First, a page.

Creator: Page, Rodney Wallace


Provenance Note: Letters and legal documents created or collected by the family of Rodney W. Page were donated to Montana State University by his descendants Orrie Page, of Lebanon, Oregon, Janice M. Hewitt and Laurence Page on August 4, 2011.


Historical Note: Rodney Wallace Page was born in 1838, one of five children born to Wallace and Nancy Bonnie Page. His siblings were Elvira Page (1833-1914), Robert Wallace Page (1834-1913), Elmina Page (1836-1910) and James Madison Page (1839-1924). Sometime prior to 1864, Rodney married Sarah Peters and the couple had seven children: Evelyn (1864-1946), Arthur (1865-1958), Elvira (1867-1937), Alta (1868-1924), Ida (1870-1914), Ernest (1873-1964) and Edward (1875-1945). As Rodney worked as a surveyor in Osceola County, Michigan, his siblings began a family migration to Madison County, Montana, the first arrival being James Madison Page in 1866, followed by Robert Wallace Page in 1879 and Elmina Page in 1880. Rodney's eldest son, Arthur, had also removed before his father embarked to Montana and worked for his uncle James on his homestead. In 1882 Rodney left Michigan to join his brother James on a surveying expedition to Yellowstone National Park. Rodney's wife Sarah, along with the rest of the children and Rodney's widowed sister Elvira, joined them all shortly thereafter. Rodney eventually established his own homestead in the Twin Bridges area and continued to work as a land surveyor. Rodney's second daughter, Elvira, eventually married Harry Redfield, an employee of her father. Their daughter was Mary Redfield, whose publications and manuscripts can be found in Collection 336, the Mary Redfield Lindsey Papers. Rodney Wallace Page died in Santa Clara, California in 1915, and his wife Sarah died there in 1916.


Content Description Note: The Rodney W. Page papers consist of letters and legal documents. Most of the letters were written in 1881-82 by Rodney and his wife, Sarah, from Osceola County, Michigan, to their son, Arthur, in Montana Territory. These letters describe family news, local weather conditions, religious admonishments, and questions regarding the state of affairs in Montana and the preparations for the family's move to the territory. Additional letters by Rodney's daughter, Elvira, to her daughter Mary, describe some farming and ranching activities in Madison County, Montana along with family news. Two legal documents complete the collection. These items concern the sale and management of cattle by Rodney in the early twentieth century. The documents in this collection have been individually calendared.



Folder 1


1. Ida Page, Hersey, Michigan, letter to Rodney Wallace Page, September 3, 1881

Family news; school studies; addendum to Arthur Page expressing her loneliness and asking him to write

 2. Rodney Wallace Page and Sarah Peters Page, Hersey, Michigan, letter to Arthur Page, December 11, 1881

Family news; mentions smallpox in Osceola County; questions about Montana homestead site regarding river location and proximity of potential neighbors; religious admonishments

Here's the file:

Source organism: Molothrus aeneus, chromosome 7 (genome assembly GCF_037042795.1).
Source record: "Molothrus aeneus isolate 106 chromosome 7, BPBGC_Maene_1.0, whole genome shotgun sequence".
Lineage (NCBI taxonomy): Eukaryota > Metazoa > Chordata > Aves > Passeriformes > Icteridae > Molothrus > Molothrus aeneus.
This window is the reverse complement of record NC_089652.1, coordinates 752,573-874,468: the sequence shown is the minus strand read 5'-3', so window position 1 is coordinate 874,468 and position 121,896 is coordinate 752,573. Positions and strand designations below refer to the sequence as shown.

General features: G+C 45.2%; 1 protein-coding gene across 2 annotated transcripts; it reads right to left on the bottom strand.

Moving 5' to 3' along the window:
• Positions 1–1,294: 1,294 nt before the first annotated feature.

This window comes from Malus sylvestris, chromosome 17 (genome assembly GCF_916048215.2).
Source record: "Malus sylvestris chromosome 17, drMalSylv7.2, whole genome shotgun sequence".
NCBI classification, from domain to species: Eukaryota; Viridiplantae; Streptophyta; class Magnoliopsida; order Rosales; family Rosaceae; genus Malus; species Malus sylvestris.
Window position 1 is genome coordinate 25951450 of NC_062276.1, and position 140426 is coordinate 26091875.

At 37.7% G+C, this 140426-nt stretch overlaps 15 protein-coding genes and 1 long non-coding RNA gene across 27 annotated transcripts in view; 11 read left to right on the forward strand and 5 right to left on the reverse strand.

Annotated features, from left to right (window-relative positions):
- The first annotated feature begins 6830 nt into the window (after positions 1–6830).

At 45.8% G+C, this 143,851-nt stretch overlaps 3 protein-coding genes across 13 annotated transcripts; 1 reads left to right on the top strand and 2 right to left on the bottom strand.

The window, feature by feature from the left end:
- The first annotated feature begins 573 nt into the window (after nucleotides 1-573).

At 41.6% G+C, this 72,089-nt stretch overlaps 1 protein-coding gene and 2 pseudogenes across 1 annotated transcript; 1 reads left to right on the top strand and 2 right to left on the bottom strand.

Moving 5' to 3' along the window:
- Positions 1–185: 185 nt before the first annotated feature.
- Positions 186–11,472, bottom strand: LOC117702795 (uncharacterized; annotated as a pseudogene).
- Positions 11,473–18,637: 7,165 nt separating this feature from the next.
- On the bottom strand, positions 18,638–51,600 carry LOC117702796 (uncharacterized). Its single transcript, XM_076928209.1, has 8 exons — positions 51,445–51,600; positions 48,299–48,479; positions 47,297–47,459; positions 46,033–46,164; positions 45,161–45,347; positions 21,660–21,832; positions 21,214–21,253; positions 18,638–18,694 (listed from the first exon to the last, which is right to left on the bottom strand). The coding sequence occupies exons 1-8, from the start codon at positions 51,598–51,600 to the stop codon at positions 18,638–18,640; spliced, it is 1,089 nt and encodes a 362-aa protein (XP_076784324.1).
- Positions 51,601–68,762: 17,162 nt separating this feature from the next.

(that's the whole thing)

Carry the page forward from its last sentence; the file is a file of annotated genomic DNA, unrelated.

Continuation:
3. Sarah Peters Page, Hersey, Michigan, letter to Arthur Page, December 18, 1881

Family news; mentions hearing from James and his satisfaction with Arthur's work; religious admonishments; asks if Arthur would consider coming back to Michigan to live

 4. Rodney Wallace Page, Hersey, Michigan, letter to Arthur Page, January 17, 1882

Mentions receiving a letter from Arthur and James; asks that logs be hauled to prepare a home site in Montana; religious admonishments

 5. Sarah Peters Page, Hersey, Michigan, letter to Arthur Page, January 19, 1882

Mentions receiving two letters from Arthur; family news and farm matters in Michigan; asks about the Montana home site and any potential Indian problems

 6. Sarah Peters Page, Hersey, Michigan, letter to Arthur Page, January 23, 1882

General admonishments of religion

 7. Rodney Wallace Page and Sarah Peters Page, Hersey, Michigan, letter to Arthur Page, January 31, 1882

Family news and local travels in Michigan; notes anxiousness of sons to go to Montana; mentions recently published book on the life of President James A. Garfield

 8. Rodney Wallace Page and Sarah Peters Page, Climax, Michigan, letter to Arthur Page, March 5, 1882

Visiting relatives in area; mentions being in a hurry to get to the Beaverhead Valley in Montana; asks how the ranch looks; religious admonishments

 9. Rodney Wallace Page, Pageville, Montana, memorandum of agreement with E. B. Page, April 2, 1900

Agreement to share the offspring of cattle, with proper identification information for twelve head

 10. Harry Redfield and Elvira Page Redfield, Pageville, Montana, letter to Ida Page, September 5, 1905

Mentions regret over Charlie's sickness; family news; housekeeping details; mentions accident suffered by Harry; regret over Charlie's failure to finish a contract due to illness

 11. Rodney Wallace Page, bill of sale to Parson Brothers, Wibaux, Montana, October 14, 1914

Details sale of fifty head of cattle

 12. Sarah Peters Page, Santa Clara, California, letter to Elvira Page Redfield, January 1916 [handwritten transcription]

Health matters; family news

 13. Elvira Page Redfield, Twin Bridges, Montana, letter to Mary Redfield, June 4, 1925

Family news; local weather conditions; raising turkeys; making butter; managing sheep

 14. Elvira Page Redfield, Whitehall, Montana, letter to Mary Redfield, April 1926

Family news; illnesses; threshing; household chores; hunting

 15. Elvira Page Redfield, Whitehall, Montana, letter to Mary Redfield, September 25, 1927

Family news; dental work; weather


Contents | Special Collections

Updated: 8/11/11